REST (Representational State Transfer) isn’t exactly a protocol, technically that's HTTP's domain only. It lives a layer above HTTP. REST is more like a data-interfacing style that works for well IoT. But since it’s based so heavily on top of HTTP, the two words are often used interchangeably.

REST is a well established standard for transmitting data, it is very internet friendly. If you’re online, just about every web service uses REST both internally and externally. Every modern computer & programming language has REST API (application program interface) support, so it’s very fast to get started, and if your device is going to talk to public ‘utilities’ like IFTTT, Facebook, Twitter, etc it will need to use REST.

Four Magic Words

There are four ways to move data around:

  1. GET (request data)
  2. PUT (send data)
  3. POST (create data)
  4. DELETE (natch)

Every web-browser uses these commands to get and put the data use use on the internet. And the data you get/put/post/delete is stored in ‘buckets’ called resources. The names of these buckets are also known as URLs - Universal Resource Location!

Restful URLs

So lets say you want to query the adafruit twitter account. You can go to the twitter.com server using http (http://www.twitter.com) and then request the adafruit resource (http://www.twitter.com/adafruit). This will give you a huge amount of data, but you can ‘drill down’ by adding more /’s and subcategories. So to read the post with our video visiting the NYC Formula E Series race go to https://twitter.com/adafruit/status/900750127425630208 - that big long number is a unique identifier for the tweet.

What makes it RESTful is that each / section gets more specific - the adafruit account, then the statuses, and finally the unique status #.

What your web browser gets when it goes to those URLs is a huge amount of HTML (Hyper Text Markup Language). You can see it by using View Source...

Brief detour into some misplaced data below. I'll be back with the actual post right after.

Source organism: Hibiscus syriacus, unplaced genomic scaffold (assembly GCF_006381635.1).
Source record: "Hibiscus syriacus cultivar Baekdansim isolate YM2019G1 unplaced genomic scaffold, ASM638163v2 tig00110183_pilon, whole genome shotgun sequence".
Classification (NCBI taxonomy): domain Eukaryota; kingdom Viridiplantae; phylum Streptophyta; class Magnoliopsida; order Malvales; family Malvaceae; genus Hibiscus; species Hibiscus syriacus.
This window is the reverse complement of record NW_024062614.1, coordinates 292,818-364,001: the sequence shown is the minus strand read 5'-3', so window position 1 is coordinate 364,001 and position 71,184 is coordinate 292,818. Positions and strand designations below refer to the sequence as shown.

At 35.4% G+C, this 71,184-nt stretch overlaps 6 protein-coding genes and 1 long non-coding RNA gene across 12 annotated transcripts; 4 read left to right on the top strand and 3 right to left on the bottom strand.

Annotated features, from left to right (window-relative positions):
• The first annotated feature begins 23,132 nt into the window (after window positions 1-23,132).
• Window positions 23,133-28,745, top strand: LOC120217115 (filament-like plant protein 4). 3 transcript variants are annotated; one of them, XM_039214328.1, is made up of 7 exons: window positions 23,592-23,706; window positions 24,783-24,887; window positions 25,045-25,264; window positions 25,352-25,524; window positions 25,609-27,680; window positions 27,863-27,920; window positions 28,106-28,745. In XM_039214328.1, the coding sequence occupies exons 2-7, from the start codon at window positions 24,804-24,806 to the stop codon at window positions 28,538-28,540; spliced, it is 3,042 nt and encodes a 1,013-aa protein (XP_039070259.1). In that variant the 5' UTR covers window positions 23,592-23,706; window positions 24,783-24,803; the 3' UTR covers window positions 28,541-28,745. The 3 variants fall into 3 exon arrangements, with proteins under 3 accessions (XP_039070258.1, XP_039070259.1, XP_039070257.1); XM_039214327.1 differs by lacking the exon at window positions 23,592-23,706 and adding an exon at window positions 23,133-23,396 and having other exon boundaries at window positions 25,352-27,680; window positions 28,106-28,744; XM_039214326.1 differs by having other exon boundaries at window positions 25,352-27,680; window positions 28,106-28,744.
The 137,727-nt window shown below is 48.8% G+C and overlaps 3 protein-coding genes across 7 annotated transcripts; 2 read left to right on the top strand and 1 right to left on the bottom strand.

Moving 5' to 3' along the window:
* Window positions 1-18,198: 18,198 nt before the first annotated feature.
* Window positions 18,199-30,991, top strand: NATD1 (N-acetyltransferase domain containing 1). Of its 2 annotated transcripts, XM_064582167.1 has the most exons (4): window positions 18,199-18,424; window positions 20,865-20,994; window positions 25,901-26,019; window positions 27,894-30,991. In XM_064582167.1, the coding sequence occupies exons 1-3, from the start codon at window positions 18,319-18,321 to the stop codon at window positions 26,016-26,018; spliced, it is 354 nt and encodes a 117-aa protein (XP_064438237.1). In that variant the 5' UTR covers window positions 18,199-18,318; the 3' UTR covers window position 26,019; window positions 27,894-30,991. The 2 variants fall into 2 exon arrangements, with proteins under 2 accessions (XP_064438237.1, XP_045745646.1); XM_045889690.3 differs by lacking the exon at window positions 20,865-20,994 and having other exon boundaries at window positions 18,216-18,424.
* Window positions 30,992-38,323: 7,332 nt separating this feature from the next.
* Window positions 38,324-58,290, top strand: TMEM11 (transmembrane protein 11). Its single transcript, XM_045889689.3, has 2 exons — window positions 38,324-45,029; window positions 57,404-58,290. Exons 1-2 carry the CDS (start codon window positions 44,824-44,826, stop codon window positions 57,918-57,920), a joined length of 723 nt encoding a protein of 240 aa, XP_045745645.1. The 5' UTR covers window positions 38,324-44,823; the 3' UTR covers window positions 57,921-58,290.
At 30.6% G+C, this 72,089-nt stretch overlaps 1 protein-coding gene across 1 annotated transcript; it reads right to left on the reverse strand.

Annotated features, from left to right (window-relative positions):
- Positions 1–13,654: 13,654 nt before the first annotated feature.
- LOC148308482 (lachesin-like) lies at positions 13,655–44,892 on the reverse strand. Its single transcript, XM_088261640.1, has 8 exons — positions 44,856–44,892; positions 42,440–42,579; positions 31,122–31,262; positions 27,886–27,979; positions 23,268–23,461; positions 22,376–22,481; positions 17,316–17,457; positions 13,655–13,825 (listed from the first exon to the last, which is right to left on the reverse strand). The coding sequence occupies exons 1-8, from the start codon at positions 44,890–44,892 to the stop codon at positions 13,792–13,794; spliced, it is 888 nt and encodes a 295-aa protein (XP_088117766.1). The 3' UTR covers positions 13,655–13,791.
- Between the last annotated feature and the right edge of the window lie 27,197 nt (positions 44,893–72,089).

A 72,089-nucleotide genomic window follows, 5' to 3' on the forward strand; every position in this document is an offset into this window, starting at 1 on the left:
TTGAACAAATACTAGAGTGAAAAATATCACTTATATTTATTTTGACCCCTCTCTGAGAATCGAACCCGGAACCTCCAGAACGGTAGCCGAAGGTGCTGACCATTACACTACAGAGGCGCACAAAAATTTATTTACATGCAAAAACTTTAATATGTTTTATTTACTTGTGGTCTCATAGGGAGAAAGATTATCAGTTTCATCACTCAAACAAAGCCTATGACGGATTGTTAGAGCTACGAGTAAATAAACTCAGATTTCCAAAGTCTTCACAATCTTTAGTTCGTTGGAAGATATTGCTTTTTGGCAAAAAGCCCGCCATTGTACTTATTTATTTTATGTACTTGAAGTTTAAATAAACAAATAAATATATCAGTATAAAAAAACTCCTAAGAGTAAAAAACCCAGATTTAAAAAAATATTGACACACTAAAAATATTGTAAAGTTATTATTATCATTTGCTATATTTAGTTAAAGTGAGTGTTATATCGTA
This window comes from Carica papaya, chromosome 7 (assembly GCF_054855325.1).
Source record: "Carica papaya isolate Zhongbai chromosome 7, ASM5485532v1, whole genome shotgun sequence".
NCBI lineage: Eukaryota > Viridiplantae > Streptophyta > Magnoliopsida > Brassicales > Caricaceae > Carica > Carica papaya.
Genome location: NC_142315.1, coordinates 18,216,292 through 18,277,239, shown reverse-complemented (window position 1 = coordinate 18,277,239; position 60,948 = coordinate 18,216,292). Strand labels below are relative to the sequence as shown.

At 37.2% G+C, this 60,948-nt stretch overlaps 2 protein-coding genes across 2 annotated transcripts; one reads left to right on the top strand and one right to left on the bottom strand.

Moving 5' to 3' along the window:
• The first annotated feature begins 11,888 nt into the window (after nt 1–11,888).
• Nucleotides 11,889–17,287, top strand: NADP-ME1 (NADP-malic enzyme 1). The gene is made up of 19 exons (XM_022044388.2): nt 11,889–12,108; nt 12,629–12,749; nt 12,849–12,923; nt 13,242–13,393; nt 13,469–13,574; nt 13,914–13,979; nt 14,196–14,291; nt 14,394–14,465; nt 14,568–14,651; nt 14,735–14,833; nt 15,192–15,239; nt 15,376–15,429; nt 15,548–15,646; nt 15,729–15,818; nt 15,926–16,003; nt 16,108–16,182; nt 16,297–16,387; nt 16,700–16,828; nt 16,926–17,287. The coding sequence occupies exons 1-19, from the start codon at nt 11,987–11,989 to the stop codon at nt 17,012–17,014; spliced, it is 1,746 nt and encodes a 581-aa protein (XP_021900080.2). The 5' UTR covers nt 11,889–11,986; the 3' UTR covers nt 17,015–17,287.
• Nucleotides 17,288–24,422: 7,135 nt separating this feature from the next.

which looks like this (we pulled out just a section that shows a tweet)
<div class="js-tweet-text-container">
<p class="TweetTextSize TweetTextSize--normal js-tweet-text tweet-text" lang="en" data-aria-label-part="0">2017 is almost over, and we're celebrating another great year with a Circuit Playground Express sale! See <a href="https://t.co/lMXdvG9KLo" rel="nofollow noopener" dir="ltr" data-expanded-url="http://adafruit.com/sale" class="twitter-timeline-link" target="_blank" title="http://adafruit.com/sale" ><span class="tco-ellipsis"></span><span class="invisible">http://</span><span class="js-display-url">adafruit.com/sale</span><span class="invisible"></span><span class="tco-ellipsis"><span class="invisible"> </span></span></a> for deets

<a href="/hashtag/adafruit?src=hash" data-query-source="hashtag_click" class="twitter-hashtag pretty-link js-nav" dir="ltr" ><s>#</s><b>adafruit</b></a> <a href="/hashtag/adafruitsale?src=hash" data-query-source="hashtag_click" class="twitter-hashtag pretty-link js-nav" dir="ltr" ><s>#</s><b>adafruitsale</b></a> <a href="/hashtag/circuitplayground?src=hash" data-query-source="hashtag_click" class="twitter-hashtag pretty-link js-nav" dir="ltr" ><s>#</s><b>circuitplayground</b></a></p>
</div>

You can see the text of the tweet is embedded in there

2017 is almost over, and we're celebrating another great year with a Circuit Playground Express sale! See <a href="https://t.co/lMXdvG9KLo" rel="nofollow noopener" dir="ltr" data-expanded-url="http://adafruit.com/sale" class="twitter-timeline-link" target="_blank" title="http://adafruit.com/sale" ><span class="tco-ellipsis"></span><span class="invisible">http://</span><span class="js-display-url">adafruit.com/sale</span>

While you could, in theory, parse a webpage’s HTML via your device, its a hairy and unpleasant business that breaks very easily. So, instead, most services online provide a REST API which is simplified and machine-friendly. In those cases, the data is usually encoded with JSON or XML, rather than HTML, but still using HTTP.

Here are some examples of REST APIs:

Since we are using HTTP, the connection does not have ‘state’: the client connects to the REST API when needed, transferring data to/from the resource. When it’s done, it closes the connection.

On one hand, this is nice because you have a burst of data transmission, and then a disconnection so the server doesn’t need to hold the connection open. But the downside is you have to setup and tear-down the connection each time, and that can take up a ton of data.

This guide was first published on Dec 14, 2017. It was last updated on Dec 14, 2017.
This page (Take a REST) was last updated on Sep 22, 2020.